Train Like a Triathlete

RLRFCoverIn about two weeks, I will embark on my next round of marathon training, as I prepare for the Kiawah Island Marathon in December.  I registered for this way back in December when my friend Alan convinced me to take advantage of the super low early bird entry fee.

When I first took up running, I figured out entering races was the best motivation for me.  Since signing up, though, I have struggled with what training approach to take this time.  Despite a personal best in my last marathon, I began to question the training I used, which was a book/program called Run Less Run Faster.

There are two schools of thought when it comes to improving as a runner.  The first is to run more.  Makes sense on one hand.  If you want to get better at something, practicing it more, at least correctly, usually helps.  This school tends to knock the notion that you could run less and still get better.

The other thought is to cross train, meaning you don’t run as much.  You use other aerobic activities such as swimming or cycling to increase your fitness.  Think triathlete.  This is the Run Less Run Faster approach.

Learning the Hard Way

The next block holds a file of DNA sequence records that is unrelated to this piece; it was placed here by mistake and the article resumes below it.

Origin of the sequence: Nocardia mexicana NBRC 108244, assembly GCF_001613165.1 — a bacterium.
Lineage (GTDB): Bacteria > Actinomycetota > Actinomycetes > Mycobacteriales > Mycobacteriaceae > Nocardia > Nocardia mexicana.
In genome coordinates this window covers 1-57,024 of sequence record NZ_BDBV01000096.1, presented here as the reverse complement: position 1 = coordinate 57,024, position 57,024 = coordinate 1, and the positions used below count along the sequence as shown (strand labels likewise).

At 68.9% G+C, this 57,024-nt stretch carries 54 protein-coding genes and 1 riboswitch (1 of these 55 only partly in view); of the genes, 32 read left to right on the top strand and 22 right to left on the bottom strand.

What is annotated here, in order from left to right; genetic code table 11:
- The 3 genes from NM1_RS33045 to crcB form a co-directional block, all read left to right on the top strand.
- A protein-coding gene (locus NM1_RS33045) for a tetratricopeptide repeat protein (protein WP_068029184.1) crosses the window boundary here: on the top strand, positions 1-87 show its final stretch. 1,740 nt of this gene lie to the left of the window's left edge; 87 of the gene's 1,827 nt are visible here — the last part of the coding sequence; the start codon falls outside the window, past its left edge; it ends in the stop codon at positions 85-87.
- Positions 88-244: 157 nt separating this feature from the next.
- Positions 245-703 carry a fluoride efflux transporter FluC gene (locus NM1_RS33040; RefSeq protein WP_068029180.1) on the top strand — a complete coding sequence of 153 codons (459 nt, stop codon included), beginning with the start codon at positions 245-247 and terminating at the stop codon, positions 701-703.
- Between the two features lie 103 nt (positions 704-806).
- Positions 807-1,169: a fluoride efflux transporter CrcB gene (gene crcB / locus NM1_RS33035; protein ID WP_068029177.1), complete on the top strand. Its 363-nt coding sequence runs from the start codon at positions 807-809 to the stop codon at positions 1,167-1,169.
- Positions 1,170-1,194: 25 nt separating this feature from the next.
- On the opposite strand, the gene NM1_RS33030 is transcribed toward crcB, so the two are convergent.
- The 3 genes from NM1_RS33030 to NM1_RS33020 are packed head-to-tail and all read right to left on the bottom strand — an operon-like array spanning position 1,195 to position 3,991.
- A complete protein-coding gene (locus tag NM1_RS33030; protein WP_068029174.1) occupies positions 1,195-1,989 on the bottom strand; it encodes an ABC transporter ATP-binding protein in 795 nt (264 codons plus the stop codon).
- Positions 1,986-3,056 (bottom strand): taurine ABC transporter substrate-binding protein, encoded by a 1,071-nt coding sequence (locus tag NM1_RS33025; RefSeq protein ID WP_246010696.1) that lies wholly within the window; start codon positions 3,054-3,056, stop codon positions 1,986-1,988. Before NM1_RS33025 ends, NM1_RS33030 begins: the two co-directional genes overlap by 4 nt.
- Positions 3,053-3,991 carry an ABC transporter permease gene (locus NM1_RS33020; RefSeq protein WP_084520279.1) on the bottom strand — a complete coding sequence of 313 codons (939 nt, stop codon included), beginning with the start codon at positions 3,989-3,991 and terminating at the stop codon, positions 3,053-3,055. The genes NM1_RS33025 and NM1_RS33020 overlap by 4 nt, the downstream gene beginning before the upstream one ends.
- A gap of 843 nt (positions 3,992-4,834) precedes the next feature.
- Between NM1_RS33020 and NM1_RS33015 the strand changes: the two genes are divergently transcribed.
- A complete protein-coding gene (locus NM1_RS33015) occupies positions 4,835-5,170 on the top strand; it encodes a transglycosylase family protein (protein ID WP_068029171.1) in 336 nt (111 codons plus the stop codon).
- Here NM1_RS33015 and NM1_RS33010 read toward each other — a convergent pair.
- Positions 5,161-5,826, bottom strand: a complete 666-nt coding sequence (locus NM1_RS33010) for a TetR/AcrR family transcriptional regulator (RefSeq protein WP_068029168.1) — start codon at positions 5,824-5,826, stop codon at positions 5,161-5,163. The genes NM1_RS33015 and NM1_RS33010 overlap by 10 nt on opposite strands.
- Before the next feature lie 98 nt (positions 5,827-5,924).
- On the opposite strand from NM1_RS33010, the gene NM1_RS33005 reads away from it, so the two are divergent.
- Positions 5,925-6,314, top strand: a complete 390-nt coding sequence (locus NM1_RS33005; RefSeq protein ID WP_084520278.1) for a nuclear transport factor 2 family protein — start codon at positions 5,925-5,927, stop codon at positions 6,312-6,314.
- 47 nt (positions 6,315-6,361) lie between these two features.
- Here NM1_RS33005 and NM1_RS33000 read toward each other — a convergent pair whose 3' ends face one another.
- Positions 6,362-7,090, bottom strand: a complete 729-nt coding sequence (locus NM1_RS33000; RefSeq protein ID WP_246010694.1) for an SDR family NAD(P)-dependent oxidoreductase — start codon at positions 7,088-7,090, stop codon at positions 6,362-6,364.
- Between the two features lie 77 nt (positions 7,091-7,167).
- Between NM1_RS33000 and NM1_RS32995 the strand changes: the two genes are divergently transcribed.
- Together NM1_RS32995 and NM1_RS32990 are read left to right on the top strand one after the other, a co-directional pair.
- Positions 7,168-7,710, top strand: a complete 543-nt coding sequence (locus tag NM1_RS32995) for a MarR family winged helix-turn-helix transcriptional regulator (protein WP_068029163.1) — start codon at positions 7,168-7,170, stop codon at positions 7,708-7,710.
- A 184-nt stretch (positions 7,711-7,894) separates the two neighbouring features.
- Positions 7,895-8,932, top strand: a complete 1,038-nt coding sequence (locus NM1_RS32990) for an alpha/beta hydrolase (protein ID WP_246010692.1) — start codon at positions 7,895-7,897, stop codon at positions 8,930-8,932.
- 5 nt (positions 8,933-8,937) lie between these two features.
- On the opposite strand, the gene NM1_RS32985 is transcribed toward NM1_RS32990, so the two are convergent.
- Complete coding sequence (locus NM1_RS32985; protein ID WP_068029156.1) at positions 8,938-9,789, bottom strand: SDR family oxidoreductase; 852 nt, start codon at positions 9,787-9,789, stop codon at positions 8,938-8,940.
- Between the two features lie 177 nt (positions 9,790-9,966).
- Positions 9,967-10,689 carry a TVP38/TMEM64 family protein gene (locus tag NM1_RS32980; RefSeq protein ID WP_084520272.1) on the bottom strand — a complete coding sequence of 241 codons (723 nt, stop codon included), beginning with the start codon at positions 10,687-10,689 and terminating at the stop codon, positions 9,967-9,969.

Many of you know that I took up long distance running a few years back, late December 2008 to be exact.   It was Christmas time, the economy had crashed and my  job future looked bleak.  So, I unburied the treadmill in the garage and started.

After a few weeks, when I still couldn’t even run three miles and motivation started slipping, I signed up for my first race.  It was a local 10K (6.2 miles) scheduled for the end of February.  So, I’d have to go from zero to 10K in about 10 weeks.

On the day of that race, it was raining.   My first race lesson learned: they go on rain or shine.   For the end of February, it could have been worse, at least it was fairly warm.  My race wasn’t pretty.   I had only run 6 miles once before, and that was just a week before.   I had a goal to break an hour. I did, but it hurt, both physically and mentally.   Being passed by a pack of high school girls at mile 5 does wonders for the ego.  Despite the rain, pain and busted ego, I was hooked on running.

It wasn’t long after that first 10K I decided to sign up for a marathon.  I had to keep going.  Unfortunately, my pursuit of that marathon led to an unwanted consequence – learning to deal with injuries as ran longer and longer distances.  After a few trips to the doctor for foot pain, I decided to change up my training. I think this was the statement that convinced me as the doc examined the x-ray:

“The good news is the two stress fractures have healed.  Not great, but I don’t think you need surgery to correct them’

I didn’t even realize I had the fractures.  I had just run through the pain.  That’s when I discovered  Run Less Run Faster.  I bought an exercise bike for the house and added cycling to my workout mix. In late 2012,  I added the final piece of the triathlon training puzzle to my mix, as I took up swimming.  Thanks to a gym near the office, I can now have a good swim workout during lunch.  In 2013,  I decided to ditch the house exercise bike and get a real road bike to ride with my son and triathlete training partner, Craig.

The Road to Boston